Of the three possible routes to the summit of Jumpingpound Mountain, we choose the longer and more scenic north approach. The trail snakes its way up to the top, a broad and flat open ridge which can be followed for a number of kilometres. It’s a wonderful ridge walk!
This route (IMO) is much preferable to the other trail options which while shorter are in trees most of the time. I’d hate to sacrifice all those potential views just to get up there quicker. The trip is part of the fun, no?
This trail starts off the gravel Powderface road and we park at the obvious pullout about 10km south of the Sibbald turnoff. The trailhead is marked Cox Hill and it’s also possible to summit that mountain using parts of this same route – that trail splits part way up. The only time we did Cox Hill, we did it by the north route however.
Immediately we cross a stream and right away start up the switchbacks. The trail here is broad and well drained and only moderately steep. Nice! After zigging and zagging for a while, we gain the ridge and follow it up to the top. On the upper trail, while still in the trees, things get a bit rockier and loose compared to down low. There are lots of roots to trip over too.
Around here we reached the snow line but it wasn’t terribly deep or slippery and it presented no problems for us. It’s at this point we also saw our first Cougar tracks – perhaps a day or two old – and we followed them for a kilometre or more. Animals like to use hiking trails too since they make travel easy. Here kitty, kitty!
Breaking out of the forest we come to a junction. To the left is the Cox Hill trail we spoke of earlier, and to the right the way to our destination. Skirting just below the ridge for a while, the mountain gets broader as we go. It undulates here a bit passing through a number of tree islands (some very stunted trees). In no time we see the summit only a few minutes away.
The views along this section of the ridge are stunning and to the west there is an endless sea of limestone peaks. Most have names, which for some reason seem to escape me. I guess I’m caught up in the moment. Calgary can be seen from here way off in the distance.
Once we top out, things get even better and we have a clear view of Moose Mountain to the east and the ridge that connects it with our peak – hmm looks like a potential hiking route. South are a number of low treed hills and to the north there is a clear view of Cox Hill. Of the two mountains/hills mentioned, we’ve hiked them both. Cox Hill is taller than Jumpingpound Mountain by the way.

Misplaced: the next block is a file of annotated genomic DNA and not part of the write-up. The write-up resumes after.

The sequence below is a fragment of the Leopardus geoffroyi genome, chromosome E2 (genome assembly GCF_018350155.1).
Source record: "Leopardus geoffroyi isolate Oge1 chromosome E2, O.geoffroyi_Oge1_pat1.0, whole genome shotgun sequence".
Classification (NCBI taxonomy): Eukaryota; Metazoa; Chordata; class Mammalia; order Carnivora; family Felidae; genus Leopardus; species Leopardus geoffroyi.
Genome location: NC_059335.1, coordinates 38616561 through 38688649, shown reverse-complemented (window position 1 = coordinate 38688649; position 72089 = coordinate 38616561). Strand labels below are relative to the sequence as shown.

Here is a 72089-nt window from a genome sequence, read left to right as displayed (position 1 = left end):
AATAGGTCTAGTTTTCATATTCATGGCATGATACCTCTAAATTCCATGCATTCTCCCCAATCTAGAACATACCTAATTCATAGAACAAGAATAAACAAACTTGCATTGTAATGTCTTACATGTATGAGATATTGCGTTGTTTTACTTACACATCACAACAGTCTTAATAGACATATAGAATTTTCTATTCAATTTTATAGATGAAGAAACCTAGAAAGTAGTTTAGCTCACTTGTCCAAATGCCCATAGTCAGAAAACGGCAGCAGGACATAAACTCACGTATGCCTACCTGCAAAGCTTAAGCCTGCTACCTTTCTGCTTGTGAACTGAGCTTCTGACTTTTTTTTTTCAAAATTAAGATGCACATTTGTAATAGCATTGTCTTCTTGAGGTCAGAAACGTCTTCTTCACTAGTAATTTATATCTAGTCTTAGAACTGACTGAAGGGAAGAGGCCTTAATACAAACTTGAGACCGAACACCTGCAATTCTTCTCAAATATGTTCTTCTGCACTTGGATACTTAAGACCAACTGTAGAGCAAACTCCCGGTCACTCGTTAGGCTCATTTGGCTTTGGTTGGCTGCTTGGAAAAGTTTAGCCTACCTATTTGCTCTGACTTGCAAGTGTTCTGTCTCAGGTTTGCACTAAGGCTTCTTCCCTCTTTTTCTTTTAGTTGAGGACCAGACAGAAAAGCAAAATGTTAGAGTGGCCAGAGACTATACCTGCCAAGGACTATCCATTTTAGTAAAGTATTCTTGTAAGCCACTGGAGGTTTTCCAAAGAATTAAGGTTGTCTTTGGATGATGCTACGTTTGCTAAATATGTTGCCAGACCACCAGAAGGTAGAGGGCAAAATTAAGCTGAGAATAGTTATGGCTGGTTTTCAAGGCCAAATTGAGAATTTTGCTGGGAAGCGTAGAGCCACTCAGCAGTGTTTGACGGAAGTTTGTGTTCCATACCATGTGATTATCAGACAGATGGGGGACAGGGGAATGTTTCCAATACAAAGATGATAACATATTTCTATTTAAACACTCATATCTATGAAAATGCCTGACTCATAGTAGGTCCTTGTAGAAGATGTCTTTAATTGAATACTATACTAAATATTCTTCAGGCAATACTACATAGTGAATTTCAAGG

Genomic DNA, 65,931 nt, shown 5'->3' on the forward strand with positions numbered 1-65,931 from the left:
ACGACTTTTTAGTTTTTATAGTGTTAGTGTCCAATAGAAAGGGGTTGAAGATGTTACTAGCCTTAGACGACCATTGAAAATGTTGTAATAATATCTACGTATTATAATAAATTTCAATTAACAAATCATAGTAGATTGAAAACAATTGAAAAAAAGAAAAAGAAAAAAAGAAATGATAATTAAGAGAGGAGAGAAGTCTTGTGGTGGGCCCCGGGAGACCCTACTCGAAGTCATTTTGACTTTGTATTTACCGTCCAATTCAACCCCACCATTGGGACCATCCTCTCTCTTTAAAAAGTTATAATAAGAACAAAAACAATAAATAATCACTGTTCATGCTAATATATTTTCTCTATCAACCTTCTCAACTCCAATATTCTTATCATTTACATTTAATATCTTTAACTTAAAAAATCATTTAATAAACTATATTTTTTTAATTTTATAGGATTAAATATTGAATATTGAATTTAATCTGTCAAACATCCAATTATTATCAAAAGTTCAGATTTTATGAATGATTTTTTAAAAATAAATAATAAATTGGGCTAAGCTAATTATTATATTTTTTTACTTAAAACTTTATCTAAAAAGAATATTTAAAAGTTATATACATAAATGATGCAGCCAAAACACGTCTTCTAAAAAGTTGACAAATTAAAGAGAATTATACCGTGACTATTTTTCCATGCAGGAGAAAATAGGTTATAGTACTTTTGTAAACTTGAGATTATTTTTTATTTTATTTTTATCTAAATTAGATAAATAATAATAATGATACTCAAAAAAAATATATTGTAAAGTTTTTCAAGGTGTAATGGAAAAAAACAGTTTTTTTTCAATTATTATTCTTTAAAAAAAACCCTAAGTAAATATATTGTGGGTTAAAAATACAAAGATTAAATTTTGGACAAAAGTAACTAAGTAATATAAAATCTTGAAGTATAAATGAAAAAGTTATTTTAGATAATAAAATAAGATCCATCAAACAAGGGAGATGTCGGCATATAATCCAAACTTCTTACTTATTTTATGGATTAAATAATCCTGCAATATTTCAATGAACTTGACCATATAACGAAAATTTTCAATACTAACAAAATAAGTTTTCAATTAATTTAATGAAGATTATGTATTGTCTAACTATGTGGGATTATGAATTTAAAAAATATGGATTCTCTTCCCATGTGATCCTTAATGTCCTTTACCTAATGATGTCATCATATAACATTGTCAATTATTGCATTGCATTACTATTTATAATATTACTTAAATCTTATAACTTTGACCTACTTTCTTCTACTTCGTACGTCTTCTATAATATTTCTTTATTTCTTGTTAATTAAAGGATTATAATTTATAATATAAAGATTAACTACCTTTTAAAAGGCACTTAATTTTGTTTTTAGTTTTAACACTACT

There are two fire lookouts that can be seen from our position, the first on the aforementioned Moose Mountain, and to the northwest the Barrier Lake lookout, which we’ve also been up to. The latter is a bit harder to spot given it’s much further away. It sits on a small mountain – it didn’t seem small when we hiked it – overlooking the Bow Valley.
To the north the flat faced Mt. Yamnuska can be seen. This is a popular scramble route, but we’ve never done it. I’ve heard it’s too busy to be enjoyable and we tend to prefer solitude.
Typically it can be windy on Jumpingpound Mountain – so I am told. This day however it was quite still with only a few light gusts.
While enjoying our lunch at the top, with wine of course, a number of hikers joined us there. All of them arrived by the more popular centre or south routes, both shorter and with less elevation gain. We were the only hikers to take the more challenging but rewarding north route. As our website titles says, we like things off the beaten path.
Reluctantly we leave and say goodbye to this wonderful place.
On the way down, a defiant grouse refused to move off the trail until we were almost right on top of him. The whole time he was puffed up and cooing. These birds aren’t terribly smart and make an easy meal for predators. There are a lot of them in the area and perhaps that’s what that cougar was after.
Bikes and horses use this trail and on our trip, we even saw some of the former, struggling their way through snow drifts on the upper trail. That’s hardcore!
If you wish more information on this trail, by all means contact us!
Date of adventure: October 2012.
Location: Kananaskis, Sibbald Area.
Distance: 15km return.
Height gain from start: 600m.
Height gain cumulative: 650m.
Technical bits: None.
Reference: Kananaskis Trail Guide by Gillean Daffern.